New Egypt central bank chief says not worried about currency

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Reserves have fallen by $21 billion in the two years since Egypt’s popular uprising to $15 billion, equal to less than three months of imports.

The central bank, saying the country’s foreign reserves had reached a “minimum and critical limit”, announced a new currency system on Dec. 29 to stabilize the pound. Since then the pound has fallen to record lows.

“The matter is not out of control. On the contrary, at any time we can control it,” Ramez told reporters shortly after President Mohamed Mursi named him as the new governor.

“The central bank has all the tools to enable it to intervene at any time it feels there is speculation or anything against the market.”

Ramez, who worked as deputy central banker during the financial turbulence of Egypt’s uprising in early 2011, is expected to assume his duties on Feb. 3 after Mursi accepted the resignation of his predecessor, Farouk el-Okdah, the presidency said in a statement.

A veteran banker, Ramez won praise from economists for his deft handling of the financial turmoil in the weeks after the uprising, when billions of dollars of fled the country and the currency came under enormous pressure.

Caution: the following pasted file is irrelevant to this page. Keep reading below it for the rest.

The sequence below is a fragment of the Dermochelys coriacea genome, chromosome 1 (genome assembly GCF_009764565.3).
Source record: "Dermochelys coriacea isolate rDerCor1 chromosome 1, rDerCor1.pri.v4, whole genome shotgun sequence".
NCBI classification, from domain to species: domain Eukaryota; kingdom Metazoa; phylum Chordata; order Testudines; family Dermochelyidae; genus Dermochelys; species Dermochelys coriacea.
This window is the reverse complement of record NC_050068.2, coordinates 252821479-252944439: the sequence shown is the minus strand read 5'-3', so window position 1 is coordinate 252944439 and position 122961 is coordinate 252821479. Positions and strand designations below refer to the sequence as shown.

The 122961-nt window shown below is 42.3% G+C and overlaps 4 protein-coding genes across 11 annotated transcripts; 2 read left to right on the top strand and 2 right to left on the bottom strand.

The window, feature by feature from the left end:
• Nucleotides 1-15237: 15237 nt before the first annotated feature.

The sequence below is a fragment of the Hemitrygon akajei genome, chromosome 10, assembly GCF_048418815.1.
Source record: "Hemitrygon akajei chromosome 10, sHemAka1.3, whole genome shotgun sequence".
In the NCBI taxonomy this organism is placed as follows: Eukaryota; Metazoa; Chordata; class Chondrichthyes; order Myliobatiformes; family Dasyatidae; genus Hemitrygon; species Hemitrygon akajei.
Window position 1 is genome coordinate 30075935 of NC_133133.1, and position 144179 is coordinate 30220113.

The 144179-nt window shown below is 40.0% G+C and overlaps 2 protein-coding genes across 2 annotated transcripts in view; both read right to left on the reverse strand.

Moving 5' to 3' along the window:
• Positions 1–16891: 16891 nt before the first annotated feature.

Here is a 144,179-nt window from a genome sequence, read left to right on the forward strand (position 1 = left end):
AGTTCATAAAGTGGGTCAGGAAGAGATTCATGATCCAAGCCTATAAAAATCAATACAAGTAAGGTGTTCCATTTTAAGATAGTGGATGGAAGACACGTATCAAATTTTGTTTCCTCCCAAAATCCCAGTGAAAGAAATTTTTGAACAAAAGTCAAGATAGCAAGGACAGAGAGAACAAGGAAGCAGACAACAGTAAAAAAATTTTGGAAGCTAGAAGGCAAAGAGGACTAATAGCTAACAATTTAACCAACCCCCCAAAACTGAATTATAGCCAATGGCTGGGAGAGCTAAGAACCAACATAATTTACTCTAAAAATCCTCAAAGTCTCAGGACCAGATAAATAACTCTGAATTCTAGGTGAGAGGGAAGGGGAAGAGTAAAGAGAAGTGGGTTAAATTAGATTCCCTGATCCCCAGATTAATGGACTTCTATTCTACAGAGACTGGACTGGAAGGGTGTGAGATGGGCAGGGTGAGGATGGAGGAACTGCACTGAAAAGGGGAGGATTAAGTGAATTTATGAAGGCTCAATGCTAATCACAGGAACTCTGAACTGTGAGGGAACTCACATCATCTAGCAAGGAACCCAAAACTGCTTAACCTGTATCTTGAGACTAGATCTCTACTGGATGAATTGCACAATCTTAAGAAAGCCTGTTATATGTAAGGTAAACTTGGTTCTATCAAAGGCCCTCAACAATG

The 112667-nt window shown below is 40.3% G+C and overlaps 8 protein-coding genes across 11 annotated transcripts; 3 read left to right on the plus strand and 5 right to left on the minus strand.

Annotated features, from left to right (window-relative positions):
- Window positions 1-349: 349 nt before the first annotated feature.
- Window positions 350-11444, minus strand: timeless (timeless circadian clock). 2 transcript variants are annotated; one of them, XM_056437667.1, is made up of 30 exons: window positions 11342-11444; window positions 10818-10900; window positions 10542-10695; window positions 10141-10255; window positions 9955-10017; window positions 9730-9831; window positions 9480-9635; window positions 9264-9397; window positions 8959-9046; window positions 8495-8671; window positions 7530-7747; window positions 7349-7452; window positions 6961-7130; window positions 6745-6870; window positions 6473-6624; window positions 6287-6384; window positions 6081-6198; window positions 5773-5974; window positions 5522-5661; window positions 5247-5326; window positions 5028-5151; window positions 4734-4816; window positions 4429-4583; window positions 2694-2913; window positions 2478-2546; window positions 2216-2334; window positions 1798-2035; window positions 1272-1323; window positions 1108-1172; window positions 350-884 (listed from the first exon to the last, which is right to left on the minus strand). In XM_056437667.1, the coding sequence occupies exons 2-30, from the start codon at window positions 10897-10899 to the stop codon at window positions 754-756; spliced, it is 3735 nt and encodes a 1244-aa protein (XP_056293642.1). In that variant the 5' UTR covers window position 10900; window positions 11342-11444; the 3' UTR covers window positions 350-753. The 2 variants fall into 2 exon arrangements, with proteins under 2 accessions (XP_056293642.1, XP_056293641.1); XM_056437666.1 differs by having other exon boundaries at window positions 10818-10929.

Far more than Okdah, who rarely appears before the media, Ramez took on a public role during the troubles, often acting as the central bank’s mouthpiece.

Ramez’s appointment has to be approved by the upper house of parliament, which holds legislative powers until Egypt votes for a permanent new lower house in an election expected in the next few months.

The upper house is dominated by Mursi’s Islamist supporters.

Egypt’s currency continued its slide on Thursday, with the central bank allowing it to weaken by about half a percentage point per day. It has lost 5.5 percent in the last two weeks.

“We are looking at prices constantly,” Ramez told reporters. “The situation is not out of control. There is no cause for concern. What concerns the central bank is that the market is normal and balanced. As the price rises it also falls. Supply and demand ... are what are necessary.”

Ramez has been a banker for three decades, joining Bank of America in Bahrain in 1982 in its foreign exchange and money market division before moving in 1988 to Arab Banking Corporation as vice president.

In 1996 he returned to Egypt to run two medium-sized banks, Egyptian Gulf Bank and then, from 2006, Suez Canal Bank. In 2007 he moved to the central bank, where he worked as a board member and deputy governor until 2011.

Since December 2011 he has been vice chairman of Egypt’s biggest publicly traded bank, Commercial International Bank (CIB).

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